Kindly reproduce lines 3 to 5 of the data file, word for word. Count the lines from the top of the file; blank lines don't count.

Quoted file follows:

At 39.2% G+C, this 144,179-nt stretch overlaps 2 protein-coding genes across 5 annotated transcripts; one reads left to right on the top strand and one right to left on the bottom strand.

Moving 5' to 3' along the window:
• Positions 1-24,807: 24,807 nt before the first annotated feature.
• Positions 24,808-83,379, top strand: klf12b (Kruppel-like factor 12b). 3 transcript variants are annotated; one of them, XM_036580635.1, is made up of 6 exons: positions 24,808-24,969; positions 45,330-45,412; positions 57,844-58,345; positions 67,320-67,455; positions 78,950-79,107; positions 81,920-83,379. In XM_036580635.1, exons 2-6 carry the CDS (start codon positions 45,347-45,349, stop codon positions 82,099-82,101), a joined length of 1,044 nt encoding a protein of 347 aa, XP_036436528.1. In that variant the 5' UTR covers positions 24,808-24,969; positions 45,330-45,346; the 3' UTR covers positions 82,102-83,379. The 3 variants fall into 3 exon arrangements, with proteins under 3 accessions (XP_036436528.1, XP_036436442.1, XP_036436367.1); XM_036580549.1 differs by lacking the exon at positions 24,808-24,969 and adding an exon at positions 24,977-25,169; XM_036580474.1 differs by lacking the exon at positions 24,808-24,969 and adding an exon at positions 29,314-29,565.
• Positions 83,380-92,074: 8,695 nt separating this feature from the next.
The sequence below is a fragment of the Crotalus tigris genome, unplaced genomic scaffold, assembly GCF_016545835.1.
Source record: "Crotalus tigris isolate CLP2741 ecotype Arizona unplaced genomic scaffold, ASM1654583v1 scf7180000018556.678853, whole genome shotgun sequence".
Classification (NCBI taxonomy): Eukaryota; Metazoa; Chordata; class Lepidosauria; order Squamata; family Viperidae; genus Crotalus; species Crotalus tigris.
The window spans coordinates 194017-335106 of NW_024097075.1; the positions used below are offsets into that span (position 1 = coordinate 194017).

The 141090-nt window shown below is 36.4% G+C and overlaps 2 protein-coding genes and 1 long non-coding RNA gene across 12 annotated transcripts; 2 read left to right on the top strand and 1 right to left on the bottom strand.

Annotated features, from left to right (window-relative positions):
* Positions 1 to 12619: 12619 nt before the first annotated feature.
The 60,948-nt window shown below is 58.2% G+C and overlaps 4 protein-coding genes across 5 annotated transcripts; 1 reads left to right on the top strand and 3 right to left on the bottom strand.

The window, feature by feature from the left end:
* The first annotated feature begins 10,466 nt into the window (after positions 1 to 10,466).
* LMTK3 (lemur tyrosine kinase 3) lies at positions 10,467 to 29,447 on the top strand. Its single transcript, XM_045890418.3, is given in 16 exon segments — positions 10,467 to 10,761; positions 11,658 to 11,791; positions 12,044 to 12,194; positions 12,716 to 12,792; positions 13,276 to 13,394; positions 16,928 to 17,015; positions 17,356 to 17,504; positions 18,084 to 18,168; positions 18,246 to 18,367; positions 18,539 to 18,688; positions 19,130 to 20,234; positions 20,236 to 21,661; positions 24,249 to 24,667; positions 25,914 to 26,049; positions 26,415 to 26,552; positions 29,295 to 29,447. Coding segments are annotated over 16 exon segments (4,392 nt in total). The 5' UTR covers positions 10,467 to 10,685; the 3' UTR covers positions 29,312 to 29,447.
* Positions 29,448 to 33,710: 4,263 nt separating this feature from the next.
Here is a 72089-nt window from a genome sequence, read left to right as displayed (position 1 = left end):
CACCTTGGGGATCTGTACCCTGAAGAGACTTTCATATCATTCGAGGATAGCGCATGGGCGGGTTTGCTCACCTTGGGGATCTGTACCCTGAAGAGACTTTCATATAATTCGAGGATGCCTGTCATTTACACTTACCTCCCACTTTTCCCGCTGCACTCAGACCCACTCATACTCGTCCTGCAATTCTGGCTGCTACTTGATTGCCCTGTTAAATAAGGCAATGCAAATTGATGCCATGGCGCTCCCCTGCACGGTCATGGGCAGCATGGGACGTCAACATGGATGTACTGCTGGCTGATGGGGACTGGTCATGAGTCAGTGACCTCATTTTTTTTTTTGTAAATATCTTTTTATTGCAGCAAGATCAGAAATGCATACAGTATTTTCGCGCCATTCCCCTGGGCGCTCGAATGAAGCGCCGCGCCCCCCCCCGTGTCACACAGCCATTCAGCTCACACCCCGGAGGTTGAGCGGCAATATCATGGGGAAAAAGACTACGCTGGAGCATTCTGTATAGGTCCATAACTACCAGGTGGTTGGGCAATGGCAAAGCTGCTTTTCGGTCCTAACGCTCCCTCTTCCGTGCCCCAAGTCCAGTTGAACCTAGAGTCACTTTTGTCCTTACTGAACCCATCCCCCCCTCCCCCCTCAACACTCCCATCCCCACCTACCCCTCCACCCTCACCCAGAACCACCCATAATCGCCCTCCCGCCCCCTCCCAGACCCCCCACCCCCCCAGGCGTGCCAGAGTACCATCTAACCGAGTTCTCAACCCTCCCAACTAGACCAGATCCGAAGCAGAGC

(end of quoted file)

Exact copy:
• Positions 1-24,807: 24,807 nt before the first annotated feature.
• Positions 24,808-83,379, top strand: klf12b (Kruppel-like factor 12b). 3 transcript variants are annotated; one of them, XM_036580635.1, is made up of 6 exons: positions 24,808-24,969; positions 45,330-45,412; positions 57,844-58,345; positions 67,320-67,455; positions 78,950-79,107; positions 81,920-83,379. In XM_036580635.1, exons 2-6 carry the CDS (start codon positions 45,347-45,349, stop codon positions 82,099-82,101), a joined length of 1,044 nt encoding a protein of 347 aa, XP_036436528.1. In that variant the 5' UTR covers positions 24,808-24,969; positions 45,330-45,346; the 3' UTR covers positions 82,102-83,379. The 3 variants fall into 3 exon arrangements, with proteins under 3 accessions (XP_036436528.1, XP_036436442.1, XP_036436367.1); XM_036580549.1 differs by lacking the exon at positions 24,808-24,969 and adding an exon at positions 24,977-25,169; XM_036580474.1 differs by lacking the exon at positions 24,808-24,969 and adding an exon at positions 29,314-29,565.
• Positions 83,380-92,074: 8,695 nt separating this feature from the next.